In The Bear, discuss the believable aspects of human nature that exist in the midst of the play's farcical elements.

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Anton Chekhov ’s story succeeds in holding the reader’s attention in part because the two main characters, Popova and Smirnov, have many believable qualities. In addition, the author skillfully employs the minor character Luka, showing how his affectionate, protective attitude toward his employer brings out the worst in the bear-like...

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Anton Chekhov’s story succeeds in holding the reader’s attention in part because the two main characters, Popova and Smirnov, have many believable qualities. In addition, the author skillfully employs the minor character Luka, showing how his affectionate, protective attitude toward his employer brings out the worst in the bear-like Smirnov.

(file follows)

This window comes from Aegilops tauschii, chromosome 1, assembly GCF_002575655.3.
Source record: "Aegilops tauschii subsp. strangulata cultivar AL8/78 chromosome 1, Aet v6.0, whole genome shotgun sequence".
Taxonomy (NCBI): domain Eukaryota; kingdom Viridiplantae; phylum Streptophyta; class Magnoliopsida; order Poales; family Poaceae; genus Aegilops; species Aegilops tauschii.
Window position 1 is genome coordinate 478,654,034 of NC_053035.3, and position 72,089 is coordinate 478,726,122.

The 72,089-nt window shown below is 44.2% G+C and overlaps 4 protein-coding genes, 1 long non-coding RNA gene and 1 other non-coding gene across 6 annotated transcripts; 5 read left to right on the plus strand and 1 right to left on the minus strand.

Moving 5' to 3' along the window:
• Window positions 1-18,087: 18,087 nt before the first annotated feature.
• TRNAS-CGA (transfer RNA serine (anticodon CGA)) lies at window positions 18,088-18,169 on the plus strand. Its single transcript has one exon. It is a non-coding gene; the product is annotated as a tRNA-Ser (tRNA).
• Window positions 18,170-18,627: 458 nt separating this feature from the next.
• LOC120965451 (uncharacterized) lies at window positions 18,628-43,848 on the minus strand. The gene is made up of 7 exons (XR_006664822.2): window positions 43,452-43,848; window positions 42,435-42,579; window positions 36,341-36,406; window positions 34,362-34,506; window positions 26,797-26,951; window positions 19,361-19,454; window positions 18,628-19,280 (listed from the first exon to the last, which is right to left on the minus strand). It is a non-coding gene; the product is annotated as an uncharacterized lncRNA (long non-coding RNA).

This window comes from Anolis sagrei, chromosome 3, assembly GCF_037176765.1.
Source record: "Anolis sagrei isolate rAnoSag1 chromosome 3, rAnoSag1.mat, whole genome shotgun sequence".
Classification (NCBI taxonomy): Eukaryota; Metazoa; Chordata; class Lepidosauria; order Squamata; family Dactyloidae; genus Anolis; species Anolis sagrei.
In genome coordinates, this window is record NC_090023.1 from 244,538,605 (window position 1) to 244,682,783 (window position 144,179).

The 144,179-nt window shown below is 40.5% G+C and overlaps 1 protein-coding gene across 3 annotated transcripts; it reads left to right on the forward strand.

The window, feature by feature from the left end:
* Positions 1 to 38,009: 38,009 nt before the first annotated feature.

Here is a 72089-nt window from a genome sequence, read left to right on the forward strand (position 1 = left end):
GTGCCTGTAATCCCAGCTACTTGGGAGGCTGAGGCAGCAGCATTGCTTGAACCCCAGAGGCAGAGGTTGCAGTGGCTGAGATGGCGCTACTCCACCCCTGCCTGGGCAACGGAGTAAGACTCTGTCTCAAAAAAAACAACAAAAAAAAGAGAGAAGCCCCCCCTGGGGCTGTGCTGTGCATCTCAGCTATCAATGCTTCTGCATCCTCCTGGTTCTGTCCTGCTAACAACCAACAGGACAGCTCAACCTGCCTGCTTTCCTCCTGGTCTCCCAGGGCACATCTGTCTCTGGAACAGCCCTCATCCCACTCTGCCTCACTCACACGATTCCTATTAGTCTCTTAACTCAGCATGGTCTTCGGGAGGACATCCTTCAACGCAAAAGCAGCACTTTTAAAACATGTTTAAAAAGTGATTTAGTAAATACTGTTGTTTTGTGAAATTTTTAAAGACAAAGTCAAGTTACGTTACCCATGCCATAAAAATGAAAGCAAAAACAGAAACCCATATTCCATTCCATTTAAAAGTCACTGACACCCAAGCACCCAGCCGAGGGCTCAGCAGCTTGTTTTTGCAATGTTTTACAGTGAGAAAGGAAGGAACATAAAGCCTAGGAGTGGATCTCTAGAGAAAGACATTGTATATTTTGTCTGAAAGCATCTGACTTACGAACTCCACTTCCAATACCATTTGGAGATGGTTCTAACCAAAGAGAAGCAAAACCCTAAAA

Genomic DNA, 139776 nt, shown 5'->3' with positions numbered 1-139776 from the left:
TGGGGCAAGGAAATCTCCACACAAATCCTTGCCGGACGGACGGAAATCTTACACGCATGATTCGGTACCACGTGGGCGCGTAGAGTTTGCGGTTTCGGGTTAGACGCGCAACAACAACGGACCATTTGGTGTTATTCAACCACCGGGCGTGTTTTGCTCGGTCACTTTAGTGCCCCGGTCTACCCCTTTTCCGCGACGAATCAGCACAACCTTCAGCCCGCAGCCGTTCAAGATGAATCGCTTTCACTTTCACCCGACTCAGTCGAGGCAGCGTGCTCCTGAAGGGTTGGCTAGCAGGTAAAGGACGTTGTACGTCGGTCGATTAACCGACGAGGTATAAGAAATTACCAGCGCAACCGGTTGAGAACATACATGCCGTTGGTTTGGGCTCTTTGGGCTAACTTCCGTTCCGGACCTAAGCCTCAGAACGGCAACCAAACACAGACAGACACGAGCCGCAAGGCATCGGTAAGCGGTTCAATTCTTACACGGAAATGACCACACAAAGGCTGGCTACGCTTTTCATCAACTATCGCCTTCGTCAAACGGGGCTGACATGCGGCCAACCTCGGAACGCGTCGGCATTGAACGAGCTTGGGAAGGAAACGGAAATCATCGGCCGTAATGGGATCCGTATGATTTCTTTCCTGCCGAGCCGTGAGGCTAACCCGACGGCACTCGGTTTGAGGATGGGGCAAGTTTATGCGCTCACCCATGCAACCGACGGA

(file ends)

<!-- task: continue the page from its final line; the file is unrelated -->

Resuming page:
The initial hostility between the widow and her visitor is replaced by affection in part because each of them recognizes in the other some of their own characteristics. Chekhov also conveys the singularity of Popova, which impresses Smirnov because he has not met such a spirited woman. While the audience’s sympathy is initially with Popova, the grieving widow, Chekhov also suggests that her stance is exaggerated and—through Luka—encourages the audience to question her motives. Smirnov comes across as insensitive, even obnoxious, as he mocks her grief; however, his condescending attitude toward women and belief that they are romantic, impractical beings seems consistent with the patriarchal society of Chekhov’s time. While the idea of a duel between them is far-fetched, Chekhov uses it effectively to show how far Popova is willing to go to prove that she is not a weak, frivolous creature. Without previously having known it, both characters had been waiting to meet someone who was not confined by the rigid gendered expectations of their day.

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